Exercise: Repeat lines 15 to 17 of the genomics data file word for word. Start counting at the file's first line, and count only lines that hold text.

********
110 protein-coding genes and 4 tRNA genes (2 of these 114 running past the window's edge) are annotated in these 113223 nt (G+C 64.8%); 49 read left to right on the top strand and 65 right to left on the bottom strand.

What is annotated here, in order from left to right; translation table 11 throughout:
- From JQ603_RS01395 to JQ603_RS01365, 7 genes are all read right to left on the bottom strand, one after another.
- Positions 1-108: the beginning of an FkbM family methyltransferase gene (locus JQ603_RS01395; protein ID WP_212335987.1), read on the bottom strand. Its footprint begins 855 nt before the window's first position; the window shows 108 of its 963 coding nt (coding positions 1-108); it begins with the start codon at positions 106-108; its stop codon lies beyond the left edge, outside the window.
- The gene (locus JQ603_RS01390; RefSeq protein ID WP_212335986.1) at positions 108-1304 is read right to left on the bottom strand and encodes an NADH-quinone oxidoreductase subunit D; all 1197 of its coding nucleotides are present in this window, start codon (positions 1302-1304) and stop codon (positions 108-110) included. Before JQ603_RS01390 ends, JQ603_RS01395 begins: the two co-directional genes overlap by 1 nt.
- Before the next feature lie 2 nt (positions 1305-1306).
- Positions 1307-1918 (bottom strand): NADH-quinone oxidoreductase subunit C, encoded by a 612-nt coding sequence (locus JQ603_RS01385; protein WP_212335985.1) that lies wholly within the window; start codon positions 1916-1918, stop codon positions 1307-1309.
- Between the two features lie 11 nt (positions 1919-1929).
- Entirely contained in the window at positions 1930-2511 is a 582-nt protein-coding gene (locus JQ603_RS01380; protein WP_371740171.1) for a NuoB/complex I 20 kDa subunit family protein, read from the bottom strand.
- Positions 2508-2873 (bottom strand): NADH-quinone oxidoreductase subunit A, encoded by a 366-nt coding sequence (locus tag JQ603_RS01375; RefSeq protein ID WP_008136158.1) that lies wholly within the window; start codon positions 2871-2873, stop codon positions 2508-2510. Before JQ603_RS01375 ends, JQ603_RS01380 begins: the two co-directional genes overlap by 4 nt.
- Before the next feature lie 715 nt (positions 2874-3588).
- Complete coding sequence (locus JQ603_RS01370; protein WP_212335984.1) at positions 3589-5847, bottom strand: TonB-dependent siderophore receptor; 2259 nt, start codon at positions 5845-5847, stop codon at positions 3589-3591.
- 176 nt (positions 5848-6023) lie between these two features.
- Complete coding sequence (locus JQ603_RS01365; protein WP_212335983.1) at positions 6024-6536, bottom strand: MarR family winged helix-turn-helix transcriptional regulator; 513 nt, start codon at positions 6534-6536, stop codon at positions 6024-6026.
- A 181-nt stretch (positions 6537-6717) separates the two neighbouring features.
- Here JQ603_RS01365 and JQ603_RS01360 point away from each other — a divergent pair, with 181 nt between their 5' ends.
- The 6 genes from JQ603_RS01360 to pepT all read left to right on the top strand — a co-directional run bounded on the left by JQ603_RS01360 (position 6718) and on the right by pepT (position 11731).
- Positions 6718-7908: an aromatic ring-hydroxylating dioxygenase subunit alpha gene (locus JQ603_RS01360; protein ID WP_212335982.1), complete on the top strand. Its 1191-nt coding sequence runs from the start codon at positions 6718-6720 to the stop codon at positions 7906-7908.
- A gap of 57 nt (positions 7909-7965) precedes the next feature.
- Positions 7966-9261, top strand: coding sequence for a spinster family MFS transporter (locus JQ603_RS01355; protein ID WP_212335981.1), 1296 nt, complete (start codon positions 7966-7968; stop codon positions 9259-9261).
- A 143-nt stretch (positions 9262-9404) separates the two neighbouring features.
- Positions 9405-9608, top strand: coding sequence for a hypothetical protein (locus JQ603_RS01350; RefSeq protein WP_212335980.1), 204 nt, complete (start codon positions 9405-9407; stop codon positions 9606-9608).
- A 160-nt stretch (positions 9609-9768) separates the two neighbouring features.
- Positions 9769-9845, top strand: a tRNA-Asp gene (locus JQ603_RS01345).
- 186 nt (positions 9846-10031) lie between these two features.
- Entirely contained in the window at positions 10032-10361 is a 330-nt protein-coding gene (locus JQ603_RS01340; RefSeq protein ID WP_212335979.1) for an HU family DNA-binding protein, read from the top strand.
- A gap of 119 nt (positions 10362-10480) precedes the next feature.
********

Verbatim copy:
- A 181-nt stretch (positions 6537-6717) separates the two neighbouring features.
- Here JQ603_RS01365 and JQ603_RS01360 point away from each other — a divergent pair, with 181 nt between their 5' ends.
- The 6 genes from JQ603_RS01360 to pepT all read left to right on the top strand — a co-directional run bounded on the left by JQ603_RS01360 (position 6718) and on the right by pepT (position 11731).